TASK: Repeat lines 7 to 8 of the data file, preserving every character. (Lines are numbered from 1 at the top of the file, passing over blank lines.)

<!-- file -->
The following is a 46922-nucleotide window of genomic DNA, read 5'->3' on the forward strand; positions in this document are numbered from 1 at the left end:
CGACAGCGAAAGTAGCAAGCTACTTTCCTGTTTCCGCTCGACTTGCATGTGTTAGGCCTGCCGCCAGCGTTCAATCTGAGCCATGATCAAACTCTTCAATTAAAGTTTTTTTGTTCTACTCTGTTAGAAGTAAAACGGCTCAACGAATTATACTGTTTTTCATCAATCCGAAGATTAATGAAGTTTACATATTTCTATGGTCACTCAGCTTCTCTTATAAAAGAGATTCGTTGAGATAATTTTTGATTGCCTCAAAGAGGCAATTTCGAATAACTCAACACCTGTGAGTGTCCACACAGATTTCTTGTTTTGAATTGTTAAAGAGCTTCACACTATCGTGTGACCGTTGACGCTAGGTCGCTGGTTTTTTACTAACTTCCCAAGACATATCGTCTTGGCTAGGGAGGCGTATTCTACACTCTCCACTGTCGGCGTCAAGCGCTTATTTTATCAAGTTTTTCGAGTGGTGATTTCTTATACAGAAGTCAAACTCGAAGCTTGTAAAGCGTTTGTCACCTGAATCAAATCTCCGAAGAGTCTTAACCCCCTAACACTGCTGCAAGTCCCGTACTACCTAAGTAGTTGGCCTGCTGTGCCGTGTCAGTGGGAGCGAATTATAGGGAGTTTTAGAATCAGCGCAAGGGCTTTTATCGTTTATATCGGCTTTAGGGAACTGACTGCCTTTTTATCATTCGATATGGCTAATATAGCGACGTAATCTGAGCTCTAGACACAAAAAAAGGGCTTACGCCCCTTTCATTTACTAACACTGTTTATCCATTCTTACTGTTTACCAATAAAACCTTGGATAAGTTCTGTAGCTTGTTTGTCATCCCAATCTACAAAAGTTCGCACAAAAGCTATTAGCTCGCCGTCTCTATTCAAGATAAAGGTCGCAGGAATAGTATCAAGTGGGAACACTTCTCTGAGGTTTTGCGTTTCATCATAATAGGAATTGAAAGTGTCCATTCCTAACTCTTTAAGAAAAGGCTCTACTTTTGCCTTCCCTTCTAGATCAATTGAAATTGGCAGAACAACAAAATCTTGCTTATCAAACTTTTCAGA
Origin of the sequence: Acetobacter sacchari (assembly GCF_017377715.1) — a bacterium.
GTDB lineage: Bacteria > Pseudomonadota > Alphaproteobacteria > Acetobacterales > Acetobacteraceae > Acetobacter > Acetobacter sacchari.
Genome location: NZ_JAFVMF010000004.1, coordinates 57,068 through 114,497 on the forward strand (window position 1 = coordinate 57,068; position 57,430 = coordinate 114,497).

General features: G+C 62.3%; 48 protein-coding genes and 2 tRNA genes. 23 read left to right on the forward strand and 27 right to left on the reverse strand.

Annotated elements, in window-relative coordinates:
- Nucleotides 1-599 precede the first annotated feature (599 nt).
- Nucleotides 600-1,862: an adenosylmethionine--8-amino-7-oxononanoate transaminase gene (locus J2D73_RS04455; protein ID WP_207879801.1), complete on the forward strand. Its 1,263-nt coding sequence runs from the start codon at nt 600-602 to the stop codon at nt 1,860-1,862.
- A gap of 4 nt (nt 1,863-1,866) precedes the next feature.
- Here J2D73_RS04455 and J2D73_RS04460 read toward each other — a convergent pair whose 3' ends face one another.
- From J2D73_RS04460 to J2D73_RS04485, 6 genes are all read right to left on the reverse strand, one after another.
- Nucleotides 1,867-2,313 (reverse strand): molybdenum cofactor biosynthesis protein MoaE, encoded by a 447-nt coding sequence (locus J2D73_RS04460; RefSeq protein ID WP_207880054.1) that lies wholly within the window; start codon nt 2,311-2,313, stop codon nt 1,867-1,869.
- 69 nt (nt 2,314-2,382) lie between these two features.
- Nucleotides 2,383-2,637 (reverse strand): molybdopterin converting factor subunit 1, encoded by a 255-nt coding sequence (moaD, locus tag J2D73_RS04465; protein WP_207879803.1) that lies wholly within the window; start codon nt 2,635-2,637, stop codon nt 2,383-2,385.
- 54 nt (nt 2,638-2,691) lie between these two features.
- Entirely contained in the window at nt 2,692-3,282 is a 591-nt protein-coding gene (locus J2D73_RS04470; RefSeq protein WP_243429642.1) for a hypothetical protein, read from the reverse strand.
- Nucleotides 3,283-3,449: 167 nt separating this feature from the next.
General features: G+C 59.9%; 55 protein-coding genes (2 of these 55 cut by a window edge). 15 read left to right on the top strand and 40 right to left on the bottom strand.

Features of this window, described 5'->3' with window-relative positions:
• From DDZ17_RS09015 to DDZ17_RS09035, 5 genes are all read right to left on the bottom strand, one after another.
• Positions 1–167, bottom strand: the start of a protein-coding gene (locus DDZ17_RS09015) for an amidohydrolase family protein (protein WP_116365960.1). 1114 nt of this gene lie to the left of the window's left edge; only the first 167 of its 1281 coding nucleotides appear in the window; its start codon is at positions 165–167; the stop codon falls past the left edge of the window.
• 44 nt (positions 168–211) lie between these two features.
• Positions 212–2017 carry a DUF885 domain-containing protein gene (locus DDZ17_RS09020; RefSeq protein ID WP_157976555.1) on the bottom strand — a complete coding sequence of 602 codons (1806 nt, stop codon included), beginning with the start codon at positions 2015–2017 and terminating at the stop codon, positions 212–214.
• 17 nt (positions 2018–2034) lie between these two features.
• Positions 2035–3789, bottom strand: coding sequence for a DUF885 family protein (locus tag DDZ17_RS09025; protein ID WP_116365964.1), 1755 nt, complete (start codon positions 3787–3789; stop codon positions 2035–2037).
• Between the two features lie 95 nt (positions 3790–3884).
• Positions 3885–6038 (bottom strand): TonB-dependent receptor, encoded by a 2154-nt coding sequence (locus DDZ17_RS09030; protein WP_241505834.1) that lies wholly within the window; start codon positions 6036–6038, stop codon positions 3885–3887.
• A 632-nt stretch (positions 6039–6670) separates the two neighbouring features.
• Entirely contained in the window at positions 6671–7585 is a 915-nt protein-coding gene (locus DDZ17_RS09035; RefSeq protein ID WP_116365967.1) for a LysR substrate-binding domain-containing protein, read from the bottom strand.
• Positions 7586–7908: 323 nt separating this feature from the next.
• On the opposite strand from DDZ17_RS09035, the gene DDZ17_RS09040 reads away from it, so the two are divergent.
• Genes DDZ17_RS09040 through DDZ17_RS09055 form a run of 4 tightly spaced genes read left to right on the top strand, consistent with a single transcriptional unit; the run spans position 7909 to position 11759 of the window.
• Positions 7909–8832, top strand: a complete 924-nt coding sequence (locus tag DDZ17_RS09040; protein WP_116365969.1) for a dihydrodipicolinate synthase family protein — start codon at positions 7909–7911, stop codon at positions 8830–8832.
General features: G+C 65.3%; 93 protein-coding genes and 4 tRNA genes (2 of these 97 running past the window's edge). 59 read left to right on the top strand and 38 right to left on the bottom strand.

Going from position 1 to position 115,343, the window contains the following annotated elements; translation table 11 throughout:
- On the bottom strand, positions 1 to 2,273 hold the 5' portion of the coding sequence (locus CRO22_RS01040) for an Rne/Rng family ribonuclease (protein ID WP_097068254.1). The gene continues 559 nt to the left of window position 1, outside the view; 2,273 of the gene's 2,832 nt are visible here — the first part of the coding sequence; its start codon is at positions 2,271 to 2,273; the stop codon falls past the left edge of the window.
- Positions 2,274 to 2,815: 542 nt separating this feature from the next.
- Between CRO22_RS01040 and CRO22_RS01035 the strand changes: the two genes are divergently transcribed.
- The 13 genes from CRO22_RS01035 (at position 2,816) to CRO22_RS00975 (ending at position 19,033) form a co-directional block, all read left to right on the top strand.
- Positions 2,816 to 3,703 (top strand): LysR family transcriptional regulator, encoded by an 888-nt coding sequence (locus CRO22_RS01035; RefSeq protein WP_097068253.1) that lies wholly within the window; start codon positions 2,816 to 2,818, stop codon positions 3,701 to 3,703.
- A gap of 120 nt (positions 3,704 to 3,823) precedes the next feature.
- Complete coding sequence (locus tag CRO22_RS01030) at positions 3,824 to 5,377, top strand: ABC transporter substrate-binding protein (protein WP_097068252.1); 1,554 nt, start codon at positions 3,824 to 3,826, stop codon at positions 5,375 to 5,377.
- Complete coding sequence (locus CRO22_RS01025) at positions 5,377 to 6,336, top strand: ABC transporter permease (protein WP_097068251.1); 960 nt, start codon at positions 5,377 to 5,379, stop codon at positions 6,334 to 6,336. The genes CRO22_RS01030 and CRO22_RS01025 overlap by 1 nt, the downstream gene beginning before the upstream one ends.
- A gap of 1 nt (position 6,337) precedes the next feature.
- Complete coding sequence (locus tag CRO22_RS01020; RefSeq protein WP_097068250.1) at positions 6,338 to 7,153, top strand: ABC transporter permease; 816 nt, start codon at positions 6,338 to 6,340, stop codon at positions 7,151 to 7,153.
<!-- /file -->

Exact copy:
Annotated elements, in window-relative coordinates:
- Nucleotides 1-599 precede the first annotated feature (599 nt).